I will attempt to address those questions in the following pages, but one of them, at least, can be given its sadly banal answer. It seems that in 1983 or '84, when the city was in the process of cleaning out the old police headquarters on Centre Street as a condition of its sale to private interests, workers removed roomfuls of files from its innards, and those files were dumped into the East River. (This was scarcely unprecedented; a forensic historian, writing in 1961, noted that "a few years ago," the NYPD, needing filing space, had taken thousands of its nineteenth-century glass-plate mug shots and likewise consigned them to New York Bay.) The city's archivists were informed too late, but, according to John R. Podracky, then of the Municipal Archives and now curator of the Police Academy Museum, they got there in time to find a small room under a staircase that had been overlooked by the workers. It contained filing cabinets that held those 1,400 plates, housed in manila envelopes, neglected for nearly three-quarters of a century and allowed to deteriorate. All the earlier New York Police Department work in forensic photography, most of the information concerning the surviving pictures, and probably a good deal of the later work as well (the NYPD, citing legal fears, is loath to discuss its archival holdings with outsiders), is lost forever.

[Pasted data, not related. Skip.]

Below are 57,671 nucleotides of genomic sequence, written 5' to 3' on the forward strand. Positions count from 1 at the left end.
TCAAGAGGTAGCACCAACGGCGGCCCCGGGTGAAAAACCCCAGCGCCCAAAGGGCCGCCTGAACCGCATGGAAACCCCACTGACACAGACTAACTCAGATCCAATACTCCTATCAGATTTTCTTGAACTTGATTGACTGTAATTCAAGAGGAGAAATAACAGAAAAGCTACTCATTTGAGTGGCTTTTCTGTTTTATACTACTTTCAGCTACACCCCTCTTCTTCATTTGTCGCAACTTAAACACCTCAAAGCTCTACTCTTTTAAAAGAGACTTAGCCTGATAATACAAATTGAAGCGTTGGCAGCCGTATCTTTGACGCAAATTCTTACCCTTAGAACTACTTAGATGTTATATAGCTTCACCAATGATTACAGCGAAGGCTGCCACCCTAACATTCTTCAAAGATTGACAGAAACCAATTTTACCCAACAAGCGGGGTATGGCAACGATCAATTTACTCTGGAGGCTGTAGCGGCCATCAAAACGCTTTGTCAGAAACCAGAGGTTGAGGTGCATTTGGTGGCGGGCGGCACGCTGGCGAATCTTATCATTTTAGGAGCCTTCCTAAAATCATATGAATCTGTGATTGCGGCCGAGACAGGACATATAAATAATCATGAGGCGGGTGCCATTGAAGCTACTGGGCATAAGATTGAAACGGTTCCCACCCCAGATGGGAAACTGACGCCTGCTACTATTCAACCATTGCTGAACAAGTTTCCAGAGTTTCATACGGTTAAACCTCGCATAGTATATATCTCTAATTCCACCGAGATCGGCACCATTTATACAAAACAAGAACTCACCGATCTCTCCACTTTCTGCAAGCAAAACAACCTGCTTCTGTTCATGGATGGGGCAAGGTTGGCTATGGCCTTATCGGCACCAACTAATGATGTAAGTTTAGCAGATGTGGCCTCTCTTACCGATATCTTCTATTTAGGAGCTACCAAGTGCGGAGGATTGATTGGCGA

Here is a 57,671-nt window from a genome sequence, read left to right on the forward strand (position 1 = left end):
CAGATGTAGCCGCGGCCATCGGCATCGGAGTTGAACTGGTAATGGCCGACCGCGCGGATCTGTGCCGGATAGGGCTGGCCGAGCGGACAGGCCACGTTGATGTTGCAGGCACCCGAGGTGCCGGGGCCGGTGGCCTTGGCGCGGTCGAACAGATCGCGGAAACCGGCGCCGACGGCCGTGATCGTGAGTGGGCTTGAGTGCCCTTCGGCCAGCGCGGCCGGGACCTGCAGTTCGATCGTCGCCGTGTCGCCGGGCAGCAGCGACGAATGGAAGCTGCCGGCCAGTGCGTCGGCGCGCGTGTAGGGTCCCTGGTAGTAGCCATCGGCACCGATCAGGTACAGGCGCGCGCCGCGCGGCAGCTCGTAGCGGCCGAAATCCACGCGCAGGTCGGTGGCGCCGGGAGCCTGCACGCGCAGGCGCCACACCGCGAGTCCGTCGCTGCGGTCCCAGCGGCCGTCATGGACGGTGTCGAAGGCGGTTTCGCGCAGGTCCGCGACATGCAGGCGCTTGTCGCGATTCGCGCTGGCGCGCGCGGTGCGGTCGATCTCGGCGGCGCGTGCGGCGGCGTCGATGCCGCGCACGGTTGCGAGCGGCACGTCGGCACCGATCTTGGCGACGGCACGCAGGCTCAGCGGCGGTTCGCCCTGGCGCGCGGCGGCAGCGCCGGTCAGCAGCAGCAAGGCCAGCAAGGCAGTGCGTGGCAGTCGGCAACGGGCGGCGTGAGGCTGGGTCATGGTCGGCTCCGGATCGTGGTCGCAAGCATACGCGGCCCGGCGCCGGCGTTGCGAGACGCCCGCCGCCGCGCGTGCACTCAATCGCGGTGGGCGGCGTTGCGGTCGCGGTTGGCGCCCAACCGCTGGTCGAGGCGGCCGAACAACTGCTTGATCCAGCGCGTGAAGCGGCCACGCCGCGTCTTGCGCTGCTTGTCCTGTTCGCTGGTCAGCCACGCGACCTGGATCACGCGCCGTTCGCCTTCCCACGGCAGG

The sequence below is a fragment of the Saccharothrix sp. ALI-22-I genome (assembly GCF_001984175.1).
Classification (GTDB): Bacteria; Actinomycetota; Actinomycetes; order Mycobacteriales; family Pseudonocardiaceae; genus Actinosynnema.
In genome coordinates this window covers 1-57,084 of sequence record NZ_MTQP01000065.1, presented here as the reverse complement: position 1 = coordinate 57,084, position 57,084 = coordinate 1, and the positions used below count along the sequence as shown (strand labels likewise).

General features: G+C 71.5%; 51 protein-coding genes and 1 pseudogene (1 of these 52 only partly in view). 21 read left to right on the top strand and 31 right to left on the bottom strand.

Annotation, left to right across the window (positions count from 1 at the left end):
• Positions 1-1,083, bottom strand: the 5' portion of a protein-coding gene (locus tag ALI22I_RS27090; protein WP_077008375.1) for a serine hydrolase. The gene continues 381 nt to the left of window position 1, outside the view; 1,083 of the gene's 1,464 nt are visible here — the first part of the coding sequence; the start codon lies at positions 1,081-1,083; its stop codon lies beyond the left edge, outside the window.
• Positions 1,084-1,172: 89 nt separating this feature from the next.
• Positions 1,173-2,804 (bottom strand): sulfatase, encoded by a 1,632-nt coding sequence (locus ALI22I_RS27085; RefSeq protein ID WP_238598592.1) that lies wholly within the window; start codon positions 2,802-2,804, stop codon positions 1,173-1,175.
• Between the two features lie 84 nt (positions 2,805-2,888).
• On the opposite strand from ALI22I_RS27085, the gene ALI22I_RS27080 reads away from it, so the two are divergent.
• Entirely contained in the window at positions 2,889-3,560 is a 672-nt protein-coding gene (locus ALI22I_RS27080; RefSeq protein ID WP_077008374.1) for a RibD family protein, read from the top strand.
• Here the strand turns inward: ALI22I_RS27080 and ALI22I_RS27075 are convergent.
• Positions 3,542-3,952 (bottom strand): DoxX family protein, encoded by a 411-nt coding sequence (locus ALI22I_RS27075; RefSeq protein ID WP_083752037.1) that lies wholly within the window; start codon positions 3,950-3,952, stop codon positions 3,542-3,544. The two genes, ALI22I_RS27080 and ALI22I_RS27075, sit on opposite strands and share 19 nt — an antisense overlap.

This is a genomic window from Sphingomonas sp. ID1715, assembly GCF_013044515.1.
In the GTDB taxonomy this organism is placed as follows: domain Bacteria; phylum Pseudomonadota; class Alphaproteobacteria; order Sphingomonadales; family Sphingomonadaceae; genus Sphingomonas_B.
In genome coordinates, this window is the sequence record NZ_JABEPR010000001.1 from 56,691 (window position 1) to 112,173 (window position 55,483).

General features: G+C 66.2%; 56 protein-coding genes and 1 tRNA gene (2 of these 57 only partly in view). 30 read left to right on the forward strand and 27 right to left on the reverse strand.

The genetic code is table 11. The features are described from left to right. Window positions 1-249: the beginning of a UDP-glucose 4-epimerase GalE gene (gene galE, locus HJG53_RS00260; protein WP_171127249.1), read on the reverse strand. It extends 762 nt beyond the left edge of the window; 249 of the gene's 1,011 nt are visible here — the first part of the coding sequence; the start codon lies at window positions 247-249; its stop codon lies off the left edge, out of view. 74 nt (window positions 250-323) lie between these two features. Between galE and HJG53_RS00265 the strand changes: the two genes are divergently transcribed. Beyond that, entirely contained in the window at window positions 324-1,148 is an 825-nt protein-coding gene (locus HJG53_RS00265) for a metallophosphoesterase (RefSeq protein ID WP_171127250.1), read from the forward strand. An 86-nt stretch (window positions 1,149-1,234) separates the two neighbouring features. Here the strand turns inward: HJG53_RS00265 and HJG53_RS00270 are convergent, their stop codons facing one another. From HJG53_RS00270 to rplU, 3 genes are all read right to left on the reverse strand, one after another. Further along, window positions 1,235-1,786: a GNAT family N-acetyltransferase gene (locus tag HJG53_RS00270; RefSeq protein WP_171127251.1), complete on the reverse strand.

The photographs on the following pages may inspire horror, as well as pity, and maybe morbid fascination and dull voyeurism. This is unavoidable, but it is not intended. I am presenting them because of their terrible eloquence and their nagging silence. I cannot mitigate the act of disrespect that is implicit in the act of looking at them, but their power is too strong to ignore; they demand confrontation as death demands it. I offer this work as a memorial to these dead, named and anonymous, as well as to their now equally dead photographers: John Golden, Clement Christensen, Arthur DeVoe, Frederick Zwirz, Charles Abrams, Charles Carsbrer, and perhaps unrecorded others.